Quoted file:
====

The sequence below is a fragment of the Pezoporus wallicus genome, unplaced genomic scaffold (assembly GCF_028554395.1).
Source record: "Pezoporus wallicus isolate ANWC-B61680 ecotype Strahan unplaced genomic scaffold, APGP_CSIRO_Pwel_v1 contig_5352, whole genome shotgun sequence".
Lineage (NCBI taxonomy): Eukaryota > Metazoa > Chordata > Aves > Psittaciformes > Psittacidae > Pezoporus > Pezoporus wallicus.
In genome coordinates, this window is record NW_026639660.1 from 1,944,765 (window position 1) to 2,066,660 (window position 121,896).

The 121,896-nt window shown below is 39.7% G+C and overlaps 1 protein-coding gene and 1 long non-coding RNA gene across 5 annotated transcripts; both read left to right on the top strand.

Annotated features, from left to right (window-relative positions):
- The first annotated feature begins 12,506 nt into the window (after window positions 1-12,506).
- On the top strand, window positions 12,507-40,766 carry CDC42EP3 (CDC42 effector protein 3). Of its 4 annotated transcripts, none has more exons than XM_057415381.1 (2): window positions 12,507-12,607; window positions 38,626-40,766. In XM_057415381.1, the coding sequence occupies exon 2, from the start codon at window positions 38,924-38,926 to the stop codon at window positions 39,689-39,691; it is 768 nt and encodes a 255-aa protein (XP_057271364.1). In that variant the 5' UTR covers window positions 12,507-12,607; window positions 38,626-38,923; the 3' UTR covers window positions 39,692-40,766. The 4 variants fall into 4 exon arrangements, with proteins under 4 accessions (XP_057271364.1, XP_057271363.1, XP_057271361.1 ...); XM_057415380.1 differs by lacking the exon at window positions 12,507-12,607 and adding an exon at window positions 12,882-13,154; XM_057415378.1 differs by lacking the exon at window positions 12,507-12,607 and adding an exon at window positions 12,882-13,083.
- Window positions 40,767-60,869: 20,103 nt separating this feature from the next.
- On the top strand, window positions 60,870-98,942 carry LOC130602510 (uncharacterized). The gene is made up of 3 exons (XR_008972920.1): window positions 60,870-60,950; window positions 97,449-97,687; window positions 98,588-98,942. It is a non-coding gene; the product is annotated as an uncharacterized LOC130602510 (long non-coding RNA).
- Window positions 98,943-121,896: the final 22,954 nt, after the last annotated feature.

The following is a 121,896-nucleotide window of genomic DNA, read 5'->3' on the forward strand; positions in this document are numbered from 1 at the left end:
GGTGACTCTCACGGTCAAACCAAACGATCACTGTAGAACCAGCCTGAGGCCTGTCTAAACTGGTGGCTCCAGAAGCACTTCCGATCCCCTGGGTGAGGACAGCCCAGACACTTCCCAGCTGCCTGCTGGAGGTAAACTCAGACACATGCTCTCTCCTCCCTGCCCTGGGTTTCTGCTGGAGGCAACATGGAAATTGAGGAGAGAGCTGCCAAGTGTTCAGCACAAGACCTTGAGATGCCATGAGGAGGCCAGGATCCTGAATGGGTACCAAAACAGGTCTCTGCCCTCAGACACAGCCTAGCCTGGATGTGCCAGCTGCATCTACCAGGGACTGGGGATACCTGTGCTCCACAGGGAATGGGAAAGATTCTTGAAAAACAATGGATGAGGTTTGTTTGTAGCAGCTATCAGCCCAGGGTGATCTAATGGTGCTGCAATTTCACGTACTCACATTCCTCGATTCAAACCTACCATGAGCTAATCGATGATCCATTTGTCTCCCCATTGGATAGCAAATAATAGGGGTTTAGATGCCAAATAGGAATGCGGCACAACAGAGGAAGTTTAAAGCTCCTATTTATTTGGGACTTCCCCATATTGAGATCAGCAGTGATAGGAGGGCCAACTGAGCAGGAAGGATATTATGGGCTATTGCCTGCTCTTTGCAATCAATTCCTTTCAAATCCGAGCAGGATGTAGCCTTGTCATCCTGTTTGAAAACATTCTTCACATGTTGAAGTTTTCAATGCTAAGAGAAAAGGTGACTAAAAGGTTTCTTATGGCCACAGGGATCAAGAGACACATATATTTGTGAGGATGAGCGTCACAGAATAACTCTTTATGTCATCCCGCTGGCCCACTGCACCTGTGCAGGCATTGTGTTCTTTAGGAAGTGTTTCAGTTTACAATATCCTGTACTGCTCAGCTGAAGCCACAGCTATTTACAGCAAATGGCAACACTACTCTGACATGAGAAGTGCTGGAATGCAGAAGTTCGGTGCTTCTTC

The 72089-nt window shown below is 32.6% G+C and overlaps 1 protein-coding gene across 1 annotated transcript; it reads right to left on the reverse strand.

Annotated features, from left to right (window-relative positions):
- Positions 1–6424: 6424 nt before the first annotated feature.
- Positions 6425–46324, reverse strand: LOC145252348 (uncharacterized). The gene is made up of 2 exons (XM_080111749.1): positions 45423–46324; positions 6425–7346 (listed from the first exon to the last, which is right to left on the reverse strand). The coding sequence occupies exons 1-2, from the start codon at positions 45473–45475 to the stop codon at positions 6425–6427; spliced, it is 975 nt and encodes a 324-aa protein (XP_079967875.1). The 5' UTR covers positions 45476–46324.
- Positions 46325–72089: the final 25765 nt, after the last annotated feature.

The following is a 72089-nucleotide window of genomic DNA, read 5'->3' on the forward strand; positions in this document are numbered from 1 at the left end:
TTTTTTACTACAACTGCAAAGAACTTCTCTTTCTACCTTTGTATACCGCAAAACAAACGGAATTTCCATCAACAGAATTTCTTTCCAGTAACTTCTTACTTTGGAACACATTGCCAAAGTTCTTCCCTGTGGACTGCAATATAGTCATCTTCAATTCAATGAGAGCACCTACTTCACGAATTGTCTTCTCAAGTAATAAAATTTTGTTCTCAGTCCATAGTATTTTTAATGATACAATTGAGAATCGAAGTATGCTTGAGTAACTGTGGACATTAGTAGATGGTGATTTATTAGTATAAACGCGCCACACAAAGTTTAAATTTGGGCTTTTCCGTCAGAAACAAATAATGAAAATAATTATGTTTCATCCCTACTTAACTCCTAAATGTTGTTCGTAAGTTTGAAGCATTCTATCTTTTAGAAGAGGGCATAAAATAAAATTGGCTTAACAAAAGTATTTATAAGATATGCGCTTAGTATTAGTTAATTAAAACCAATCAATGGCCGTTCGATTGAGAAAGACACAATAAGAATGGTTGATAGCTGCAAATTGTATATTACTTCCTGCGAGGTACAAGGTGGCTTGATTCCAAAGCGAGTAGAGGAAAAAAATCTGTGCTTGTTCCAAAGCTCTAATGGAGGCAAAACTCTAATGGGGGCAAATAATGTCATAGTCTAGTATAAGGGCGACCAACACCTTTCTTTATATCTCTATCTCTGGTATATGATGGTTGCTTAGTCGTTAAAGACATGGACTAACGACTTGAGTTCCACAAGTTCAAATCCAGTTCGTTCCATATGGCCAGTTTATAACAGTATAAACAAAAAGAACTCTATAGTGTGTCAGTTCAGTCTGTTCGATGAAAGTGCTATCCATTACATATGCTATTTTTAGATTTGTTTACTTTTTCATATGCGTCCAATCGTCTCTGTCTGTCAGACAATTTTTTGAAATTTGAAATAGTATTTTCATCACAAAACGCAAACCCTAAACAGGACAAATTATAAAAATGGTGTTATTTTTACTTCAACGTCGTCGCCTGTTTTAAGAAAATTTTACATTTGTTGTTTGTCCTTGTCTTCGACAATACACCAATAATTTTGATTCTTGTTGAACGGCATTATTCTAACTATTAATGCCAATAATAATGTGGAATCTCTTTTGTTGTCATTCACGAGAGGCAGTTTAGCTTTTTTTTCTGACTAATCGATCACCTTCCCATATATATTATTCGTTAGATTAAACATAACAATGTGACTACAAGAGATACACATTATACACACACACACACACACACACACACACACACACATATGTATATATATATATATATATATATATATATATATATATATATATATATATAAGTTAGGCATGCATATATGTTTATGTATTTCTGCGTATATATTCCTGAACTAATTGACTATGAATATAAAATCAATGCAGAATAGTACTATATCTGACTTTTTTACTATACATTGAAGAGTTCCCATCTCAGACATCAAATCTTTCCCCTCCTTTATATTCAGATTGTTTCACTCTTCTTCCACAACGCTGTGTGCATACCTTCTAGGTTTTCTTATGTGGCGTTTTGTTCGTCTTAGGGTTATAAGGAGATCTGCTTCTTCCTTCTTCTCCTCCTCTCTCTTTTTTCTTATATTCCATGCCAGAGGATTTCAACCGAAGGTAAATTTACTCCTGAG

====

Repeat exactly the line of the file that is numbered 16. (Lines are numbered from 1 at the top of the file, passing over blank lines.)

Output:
- Positions 1–6424: 6424 nt before the first annotated feature.